Well, you can't contradict the results before they were results, now, can you?

By John Wilkins (not verified) on 22 Jun 2006 #permalink

So, you'd be the same Jason-troll who infests Pharyngula?

FWIW, I also picked up on the "never contradicted" phrasing. Given that scientific consensus on the age of the universe (and other assertions in the list) has changed over the last 50 to 100 years, and that presumably each idea advanced was based on some sort of evidence at the time, one could make the quibble that the earlier-available evidence (before it was properly understood in the light of later results) did contradict some item on the list. (And whether even that much of the argument is valid depends on the detailed history of the claim and relevant evidence on that point).

So, being generous, I'll grant that you have a valid semantic quibble. Congratulations. Now: do you have any substantive criticism of any of the claims made on the list? Do you know of any current evidence that contradicts any item there?

I wouldn't give the troll even that much wiggle room. If the earlier data contradicted the newer theory, then the newer theory wouldn't have been formulated, since it wouldn't be compatible with known data. At worst, the earlier data may have _suggested_ a slightly different theory, but was not incompatible with the more recent one.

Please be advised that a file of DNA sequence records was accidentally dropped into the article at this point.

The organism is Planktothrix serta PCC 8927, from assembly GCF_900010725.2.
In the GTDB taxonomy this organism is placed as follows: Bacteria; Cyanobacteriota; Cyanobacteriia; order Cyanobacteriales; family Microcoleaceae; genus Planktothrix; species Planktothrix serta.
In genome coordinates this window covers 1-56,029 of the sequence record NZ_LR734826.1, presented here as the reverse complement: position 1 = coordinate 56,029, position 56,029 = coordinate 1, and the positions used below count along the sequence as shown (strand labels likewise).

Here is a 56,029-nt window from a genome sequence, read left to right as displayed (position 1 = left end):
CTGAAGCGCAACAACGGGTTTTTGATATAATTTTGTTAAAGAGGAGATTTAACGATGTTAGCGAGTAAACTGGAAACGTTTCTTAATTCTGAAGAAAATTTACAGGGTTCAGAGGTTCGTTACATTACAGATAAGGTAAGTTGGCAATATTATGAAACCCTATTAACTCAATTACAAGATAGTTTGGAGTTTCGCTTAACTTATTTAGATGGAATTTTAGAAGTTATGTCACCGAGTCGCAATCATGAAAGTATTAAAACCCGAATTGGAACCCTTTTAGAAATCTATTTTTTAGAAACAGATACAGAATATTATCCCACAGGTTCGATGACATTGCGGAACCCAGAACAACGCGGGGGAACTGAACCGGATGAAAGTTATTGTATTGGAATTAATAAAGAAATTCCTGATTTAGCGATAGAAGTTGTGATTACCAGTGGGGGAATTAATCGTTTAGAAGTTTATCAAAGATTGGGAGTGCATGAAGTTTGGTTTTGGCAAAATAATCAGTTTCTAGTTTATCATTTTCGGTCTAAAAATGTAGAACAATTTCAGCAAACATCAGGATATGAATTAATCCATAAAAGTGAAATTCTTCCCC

By Graham Douglas (not verified) on 22 Jun 2006 #permalink

What disturbs me most about this situation is how the freaking IDers have forced scientists to give into their game of politicizing science. It makes me so mad.

I don't see the IAP statement as "politicizing science". Politicizing science is when the merit of a scientific idea is judged on whether it is "liberal" or "conservative" (or: "Jewish", "bourgeois", "Marxist-Leninist", etc), or when "allowed" science is determined by whether it makes the PTB look good or bad (but no democratic country would ever do that, right?)

Scientists will always be obliged to engage the wider world, whether the implications of their work be philosophical, commercial or political. In this case, external political forces are intruding on science's domain, and the world's scientists are pushing back (and good on them for issuing a blunt, no-nonsense repudiation of politically-motivated pseudo-science).